A Curious Christmas

Apparently, there’s enough reason for Coca-Cola to renege on wishing its English speaking customers a “Merry Christmas” or even “Happy Holidays” – but not so much so in Spanish. An interesting inconsistency.

As my deplorable photographic skills illustrate below, Coca-Cola keeps the merry tradition going of advertising its product with a well-wishing Santa. Although nowadays, it’s arguably better to speak of a merry Santa plainly announcing that those days are here again – you know: those marking the end of the year, without getting into an uncomfortable commitment to either a happy holiday, a merry Christmas, a joyful Festivus or whatnot. To wit:

Merry Cokemas
Merry Cokemas

So in English we are approaching tout court Holiday 2009. Oh well.

Now, let’s see the Spanish version, conveniently printed on the other side of the very same bottle:

Feliz Navidad
Feliz Navidad

Here an unapologetic Santa wishes in Spanish Merry Christmas: Feliz Navidad. No ifs or buts.

Isn’t it interesting that an apparently pressing reason to culturally neutralize a reference to Christmas in the English version doesn’t – pardon the pun – translate all that well into Spanish?

What, don’t Spanish speakers appreciate Seinfeld’s legendary demand for recognition of Festivus? Is an attempt at making a for purposes of commercial expediency politically correct statement in just one language – but not in another – really an expression of embraced PC sensitivity, or does it remind rather of cultural apartheid thinking? As in: the same fundamental objections of those who prefer not to be reminded of Christian symbols are, seemingly, valid enough in English, but not so much in Spanish… To be clear, it’s not the inclination by itself to tone down religious identifying symbolism, for whichever reason, that which piques my interest here; it’s the cross-linguistic inconsistency which I find, well… Curious. Because it does present a bit of a quandary for the translator.

Of course, from a marketing point of view one could explain it as an exponent of market segmentation. But that’s not to say that a given principle shouldn’t apply to the overall market. And it’s not so that there’s no parallel construct available in Spanish, either; a culturally neutralized wish of “Happy Holidays” in English can be perfectly well translated as felices fiestas in Spanish.

It’s an interesting instance of something that is a hard to classify phenomenon, as much as it is somewhat revealing: translation, adaptation and projection are, apparently, three distinct but sometimes also treacherously overlapping notions.

Either way: Joyeux Noël, Gelukkige Kerst, Buon Natale, Fröhliche Weihnachten, Feliz Natal, Feliz Navidad, and, above all:

Merry Christmas!

7 replies on “A Curious Christmas”

Hi there,
I also heard on NPR that Santa was originally dressed in white….when coca cola put him on all of his ads….
Well, the rest is history…
Merry Christmas,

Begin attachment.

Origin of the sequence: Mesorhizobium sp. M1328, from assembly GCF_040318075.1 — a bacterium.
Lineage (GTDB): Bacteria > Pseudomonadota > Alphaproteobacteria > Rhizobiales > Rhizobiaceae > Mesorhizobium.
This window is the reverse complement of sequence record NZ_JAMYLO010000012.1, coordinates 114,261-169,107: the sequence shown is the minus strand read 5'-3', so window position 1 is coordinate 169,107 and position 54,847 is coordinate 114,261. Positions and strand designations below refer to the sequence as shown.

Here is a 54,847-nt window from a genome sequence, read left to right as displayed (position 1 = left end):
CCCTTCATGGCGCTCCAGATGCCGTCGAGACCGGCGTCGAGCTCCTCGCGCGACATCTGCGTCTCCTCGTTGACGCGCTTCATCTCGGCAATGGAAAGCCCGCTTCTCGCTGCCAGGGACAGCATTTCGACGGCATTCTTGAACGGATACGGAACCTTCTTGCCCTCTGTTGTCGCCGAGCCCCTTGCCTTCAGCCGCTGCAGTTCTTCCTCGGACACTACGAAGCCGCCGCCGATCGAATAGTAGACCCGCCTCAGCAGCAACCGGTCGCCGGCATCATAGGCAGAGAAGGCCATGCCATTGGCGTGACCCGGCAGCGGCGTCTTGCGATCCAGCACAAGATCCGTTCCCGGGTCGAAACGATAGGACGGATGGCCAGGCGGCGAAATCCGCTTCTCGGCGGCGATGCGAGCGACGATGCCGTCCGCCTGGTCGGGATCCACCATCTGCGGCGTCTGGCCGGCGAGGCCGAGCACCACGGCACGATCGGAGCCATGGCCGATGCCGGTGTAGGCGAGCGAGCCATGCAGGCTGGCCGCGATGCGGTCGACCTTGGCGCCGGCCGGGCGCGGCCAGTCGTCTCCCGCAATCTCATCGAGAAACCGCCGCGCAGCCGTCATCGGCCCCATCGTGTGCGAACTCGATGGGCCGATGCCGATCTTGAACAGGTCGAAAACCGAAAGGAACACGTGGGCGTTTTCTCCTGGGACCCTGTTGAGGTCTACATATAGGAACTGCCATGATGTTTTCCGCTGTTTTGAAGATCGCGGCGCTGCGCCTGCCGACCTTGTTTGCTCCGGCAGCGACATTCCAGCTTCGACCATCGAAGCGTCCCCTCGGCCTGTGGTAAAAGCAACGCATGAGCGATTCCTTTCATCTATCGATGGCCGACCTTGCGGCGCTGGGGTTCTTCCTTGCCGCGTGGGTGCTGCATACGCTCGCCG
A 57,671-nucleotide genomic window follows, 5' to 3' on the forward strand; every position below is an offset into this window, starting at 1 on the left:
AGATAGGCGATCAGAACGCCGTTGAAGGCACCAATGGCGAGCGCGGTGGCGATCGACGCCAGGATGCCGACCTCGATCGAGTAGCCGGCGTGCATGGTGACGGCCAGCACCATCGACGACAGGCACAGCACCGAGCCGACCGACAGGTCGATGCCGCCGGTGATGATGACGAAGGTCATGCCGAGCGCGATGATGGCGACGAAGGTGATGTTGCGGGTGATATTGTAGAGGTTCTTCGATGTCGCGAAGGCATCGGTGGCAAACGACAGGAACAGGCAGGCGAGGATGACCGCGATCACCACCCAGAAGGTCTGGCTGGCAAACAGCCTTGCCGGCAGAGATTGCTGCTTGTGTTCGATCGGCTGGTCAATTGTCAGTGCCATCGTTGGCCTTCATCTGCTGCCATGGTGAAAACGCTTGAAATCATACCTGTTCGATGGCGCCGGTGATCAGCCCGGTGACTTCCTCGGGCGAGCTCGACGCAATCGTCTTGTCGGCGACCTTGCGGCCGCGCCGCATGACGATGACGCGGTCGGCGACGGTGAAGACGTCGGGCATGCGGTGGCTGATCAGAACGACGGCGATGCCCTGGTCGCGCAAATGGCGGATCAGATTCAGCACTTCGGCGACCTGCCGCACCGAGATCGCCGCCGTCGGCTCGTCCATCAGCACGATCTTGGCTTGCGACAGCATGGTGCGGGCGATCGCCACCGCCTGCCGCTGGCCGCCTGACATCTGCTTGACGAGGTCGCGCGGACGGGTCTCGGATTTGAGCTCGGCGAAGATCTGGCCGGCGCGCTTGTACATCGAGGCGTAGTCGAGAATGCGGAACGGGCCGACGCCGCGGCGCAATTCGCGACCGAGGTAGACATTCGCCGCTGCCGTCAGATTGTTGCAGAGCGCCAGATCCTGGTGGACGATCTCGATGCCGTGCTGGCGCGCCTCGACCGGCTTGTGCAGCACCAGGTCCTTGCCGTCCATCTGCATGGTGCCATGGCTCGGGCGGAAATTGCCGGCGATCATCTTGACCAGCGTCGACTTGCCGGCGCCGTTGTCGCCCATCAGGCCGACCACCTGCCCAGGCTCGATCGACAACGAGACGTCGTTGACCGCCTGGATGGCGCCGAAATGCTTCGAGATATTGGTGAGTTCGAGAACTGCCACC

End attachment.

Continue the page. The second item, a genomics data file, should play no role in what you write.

I’m not a religious person but I enjoy X-Mas. It’s a good season and reason to give and share with others.
I don’t have a problem with : Feliz Natal e Prospero Ano Novo.

Para todos : Feliz Natal!!!!!
We can not change the fact that Christmas is not just religiously, but historically, the birthday of Jesus Christ. It is a fact!! I think there is nothing to argue about it. Only for people that has nothing else to do in life. So, Buon Natale a tutti! And I will wish you a Happy New Year later 🙂


Ah, Alvarito, as incisive as usual, I see. To me, it’s Feliz Navidad and I’m NOT PC (although they could have used Felices Fiestas, y’know).

Good to read you all and Feliz Natal, Bonne Année a tutti!!


Álvaro – always good to hear from you! Hope you are having a nice holiday season, Christmas and New Year.
Thank you for all your kind support, very helpful and appreciated!

God Jul och Gott Nytt År!

I couldn’t agree more with Alvaro’s point.

Been from a Spanish speaking country where “Navidad” is big, doesn’t leave a wide space to tolerance for other religious and non-religious festivities (ei, Hanukka, Kwanzaa). Going to a school with Jewish and Chinese classmates, showed me that not even a minority, could change the fact, even to those who did not celebrate Jesus’ birth, and where the ‘follow like the sheep’ rule applied.

In Mexico it is still hard, to grow up with a different faith. I could only imagine the same in the Hispanic community in the States, because at least in Canada, is.

That said, I always wondered where the discrimination and tolerance from too many Mexican nationals originates.

And yes, I am Mexican and one of those who do not relate to any virgin of Guadalupe, Quinceañera, and ‘demás’.

It is time to know that Mexico is also a whole-other-thing than what it could be perceived in the States. The trick is to live there. And still takes, unfortunately, a lot to be non-religiously-associated to “Navidad.”

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